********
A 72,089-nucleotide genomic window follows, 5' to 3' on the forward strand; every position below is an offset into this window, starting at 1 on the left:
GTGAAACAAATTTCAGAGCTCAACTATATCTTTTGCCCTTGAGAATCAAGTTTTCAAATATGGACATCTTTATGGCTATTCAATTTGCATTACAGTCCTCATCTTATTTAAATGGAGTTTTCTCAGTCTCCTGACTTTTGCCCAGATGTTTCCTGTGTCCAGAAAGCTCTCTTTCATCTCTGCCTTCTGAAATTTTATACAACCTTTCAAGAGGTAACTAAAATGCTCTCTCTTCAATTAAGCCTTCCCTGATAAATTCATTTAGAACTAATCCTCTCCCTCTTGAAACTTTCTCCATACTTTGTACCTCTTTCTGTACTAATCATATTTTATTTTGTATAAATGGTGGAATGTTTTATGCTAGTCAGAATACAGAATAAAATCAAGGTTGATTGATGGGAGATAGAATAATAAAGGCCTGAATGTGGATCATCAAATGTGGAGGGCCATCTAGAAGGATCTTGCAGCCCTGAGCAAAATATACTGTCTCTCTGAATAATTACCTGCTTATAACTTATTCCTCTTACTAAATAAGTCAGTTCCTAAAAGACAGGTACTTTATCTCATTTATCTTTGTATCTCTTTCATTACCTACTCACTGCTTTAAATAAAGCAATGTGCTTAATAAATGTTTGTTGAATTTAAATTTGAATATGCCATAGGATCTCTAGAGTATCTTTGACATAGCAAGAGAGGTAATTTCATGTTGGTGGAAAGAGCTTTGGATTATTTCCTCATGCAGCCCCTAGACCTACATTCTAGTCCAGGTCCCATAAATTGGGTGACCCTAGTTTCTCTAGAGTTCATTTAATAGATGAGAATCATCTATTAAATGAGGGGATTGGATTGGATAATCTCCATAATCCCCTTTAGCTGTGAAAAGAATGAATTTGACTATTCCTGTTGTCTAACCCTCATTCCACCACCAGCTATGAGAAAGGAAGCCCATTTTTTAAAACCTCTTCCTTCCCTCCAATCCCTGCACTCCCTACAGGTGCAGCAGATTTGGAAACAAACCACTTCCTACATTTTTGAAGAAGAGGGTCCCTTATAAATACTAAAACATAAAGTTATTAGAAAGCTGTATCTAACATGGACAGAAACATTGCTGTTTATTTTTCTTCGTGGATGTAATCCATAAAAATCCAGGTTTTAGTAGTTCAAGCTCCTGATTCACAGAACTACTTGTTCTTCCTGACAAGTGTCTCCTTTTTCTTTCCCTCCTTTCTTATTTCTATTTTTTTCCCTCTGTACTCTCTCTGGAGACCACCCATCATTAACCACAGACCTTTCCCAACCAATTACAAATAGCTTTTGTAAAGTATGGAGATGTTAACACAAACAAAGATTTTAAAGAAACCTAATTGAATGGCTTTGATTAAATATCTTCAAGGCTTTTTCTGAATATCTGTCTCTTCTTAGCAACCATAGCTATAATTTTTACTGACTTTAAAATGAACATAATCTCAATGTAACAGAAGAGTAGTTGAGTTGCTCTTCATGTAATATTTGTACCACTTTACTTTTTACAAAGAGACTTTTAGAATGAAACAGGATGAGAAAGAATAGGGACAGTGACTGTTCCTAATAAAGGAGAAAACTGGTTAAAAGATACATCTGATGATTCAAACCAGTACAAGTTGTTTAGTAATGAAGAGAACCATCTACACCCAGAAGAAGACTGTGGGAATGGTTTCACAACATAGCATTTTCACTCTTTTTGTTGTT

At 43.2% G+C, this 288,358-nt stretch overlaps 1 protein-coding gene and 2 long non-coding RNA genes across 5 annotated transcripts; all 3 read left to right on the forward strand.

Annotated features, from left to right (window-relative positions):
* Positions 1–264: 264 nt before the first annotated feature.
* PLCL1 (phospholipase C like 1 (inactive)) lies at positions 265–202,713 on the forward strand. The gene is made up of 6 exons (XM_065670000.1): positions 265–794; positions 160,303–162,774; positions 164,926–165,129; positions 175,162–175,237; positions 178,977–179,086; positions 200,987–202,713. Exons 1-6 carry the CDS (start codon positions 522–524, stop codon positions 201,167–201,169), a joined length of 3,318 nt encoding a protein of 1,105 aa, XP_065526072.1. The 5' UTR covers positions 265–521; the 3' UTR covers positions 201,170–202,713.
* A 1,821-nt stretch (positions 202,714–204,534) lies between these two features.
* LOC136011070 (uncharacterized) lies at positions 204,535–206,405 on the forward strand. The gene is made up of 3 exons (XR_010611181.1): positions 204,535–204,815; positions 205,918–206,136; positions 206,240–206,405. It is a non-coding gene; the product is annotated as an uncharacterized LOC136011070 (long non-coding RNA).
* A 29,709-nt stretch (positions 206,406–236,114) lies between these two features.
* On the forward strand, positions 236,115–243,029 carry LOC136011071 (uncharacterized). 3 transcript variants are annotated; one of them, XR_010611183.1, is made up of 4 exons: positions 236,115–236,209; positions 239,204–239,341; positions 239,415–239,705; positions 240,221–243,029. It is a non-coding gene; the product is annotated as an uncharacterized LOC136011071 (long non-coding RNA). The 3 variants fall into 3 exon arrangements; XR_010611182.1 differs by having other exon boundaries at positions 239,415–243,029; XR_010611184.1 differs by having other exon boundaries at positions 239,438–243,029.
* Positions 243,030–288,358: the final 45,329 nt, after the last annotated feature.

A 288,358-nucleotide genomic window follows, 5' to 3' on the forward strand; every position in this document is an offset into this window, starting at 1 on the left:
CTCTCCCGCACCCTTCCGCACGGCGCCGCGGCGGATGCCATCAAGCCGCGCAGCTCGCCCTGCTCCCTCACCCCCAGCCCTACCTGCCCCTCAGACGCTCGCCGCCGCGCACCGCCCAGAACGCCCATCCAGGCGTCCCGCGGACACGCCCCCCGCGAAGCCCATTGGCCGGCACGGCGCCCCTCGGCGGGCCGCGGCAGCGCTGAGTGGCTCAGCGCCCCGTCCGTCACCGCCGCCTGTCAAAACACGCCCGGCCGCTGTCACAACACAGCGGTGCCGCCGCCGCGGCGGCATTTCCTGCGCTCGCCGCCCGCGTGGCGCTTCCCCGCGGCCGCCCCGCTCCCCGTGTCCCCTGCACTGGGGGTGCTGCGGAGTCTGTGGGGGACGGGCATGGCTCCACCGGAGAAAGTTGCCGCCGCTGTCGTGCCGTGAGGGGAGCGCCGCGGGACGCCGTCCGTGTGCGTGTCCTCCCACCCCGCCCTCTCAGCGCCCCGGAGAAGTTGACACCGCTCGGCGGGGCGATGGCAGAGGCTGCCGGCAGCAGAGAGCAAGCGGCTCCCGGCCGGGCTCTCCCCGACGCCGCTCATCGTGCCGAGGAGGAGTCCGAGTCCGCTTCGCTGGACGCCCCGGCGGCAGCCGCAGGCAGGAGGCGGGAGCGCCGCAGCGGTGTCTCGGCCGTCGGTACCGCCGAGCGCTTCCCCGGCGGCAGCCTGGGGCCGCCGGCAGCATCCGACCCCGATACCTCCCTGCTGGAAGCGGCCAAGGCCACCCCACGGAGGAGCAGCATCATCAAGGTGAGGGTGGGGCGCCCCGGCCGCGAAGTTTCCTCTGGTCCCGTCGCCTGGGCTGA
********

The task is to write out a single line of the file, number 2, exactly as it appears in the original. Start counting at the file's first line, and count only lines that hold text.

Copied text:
GTGAAACAAATTTCAGAGCTCAACTATATCTTTTGCCCTTGAGAATCAAGTTTTCAAATATGGACATCTTTATGGCTATTCAATTTGCATTACAGTCCTCATCTTATTTAAATGGAGTTTTCTCAGTCTCCTGACTTTTGCCCAGATGTTTCCTGTGTCCAGAAAGCTCTCTTTCATCTCTGCCTTCTGAAATTTTATACAACCTTTCAAGAGGTAACTAAAATGCTCTCTCTTCAATTAAGCCTTCCCTGATAAATTCATTTAGAACTAATCCTCTCCCTCTTGAAACTTTCTCCATACTTTGTACCTCTTTCTGTACTAATCATATTTTATTTTGTATAAATGGTGGAATGTTTTATGCTAGTCAGAATACAGAATAAAATCAAGGTTGATTGATGGGAGATAGAATAATAAAGGCCTGAATGTGGATCATCAAATGTGGAGGGCCATCTAGAAGGATCTTGCAGCCCTGAGCAAAATATACTGTCTCTCTGAATAATTACCTGCTTATAACTTATTCCTCTTACTAAATAAGTCAGTTCCTAAAAGACAGGTACTTTATCTCATTTATCTTTGTATCTCTTTCATTACCTACTCACTGCTTTAAATAAAGCAATGTGCTTAATAAATGTTTGTTGAATTTAAATTTGAATATGCCATAGGATCTCTAGAGTATCTTTGACATAGCAAGAGAGGTAATTTCATGTTGGTGGAAAGAGCTTTGGATTATTTCCTCATGCAGCCCCTAGACCTACATTCTAGTCCAGGTCCCATAAATTGGGTGACCCTAGTTTCTCTAGAGTTCATTTAATAGATGAGAATCATCTATTAAATGAGGGGATTGGATTGGATAATCTCCATAATCCCCTTTAGCTGTGAAAAGAATGAATTTGACTATTCCTGTTGTCTAACCCTCATTCCACCACCAGCTATGAGAAAGGAAGCCCATTTTTTAAAACCTCTTCCTTCCCTCCAATCCCTGCACTCCCTACAGGTGCAGCAGATTTGGAAACAAACCACTTCCTACATTTTTGAAGAAGAGGGTCCCTTATAAATACTAAAACATAAAGTTATTAGAAAGCTGTATCTAACATGGACAGAAACATTGCTGTTTATTTTTCTTCGTGGATGTAATCCATAAAAATCCAGGTTTTAGTAGTTCAAGCTCCTGATTCACAGAACTACTTGTTCTTCCTGACAAGTGTCTCCTTTTTCTTTCCCTCCTTTCTTATTTCTATTTTTTTCCCTCTGTACTCTCTCTGGAGACCACCCATCATTAACCACAGACCTTTCCCAACCAATTACAAATAGCTTTTGTAAAGTATGGAGATGTTAACACAAACAAAGATTTTAAAGAAACCTAATTGAATGGCTTTGATTAAATATCTTCAAGGCTTTTTCTGAATATCTGTCTCTTCTTAGCAACCATAGCTATAATTTTTACTGACTTTAAAATGAACATAATCTCAATGTAACAGAAGAGTAGTTGAGTTGCTCTTCATGTAATATTTGTACCACTTTACTTTTTACAAAGAGACTTTTAGAATGAAACAGGATGAGAAAGAATAGGGACAGTGACTGTTCCTAATAAAGGAGAAAACTGGTTAAAAGATACATCTGATGATTCAAACCAGTACAAGTTGTTTAGTAATGAAGAGAACCATCTACACCCAGAAGAAGACTGTGGGAATGGTTTCACAACATAGCATTTTCACTCTTTTTGTTGTT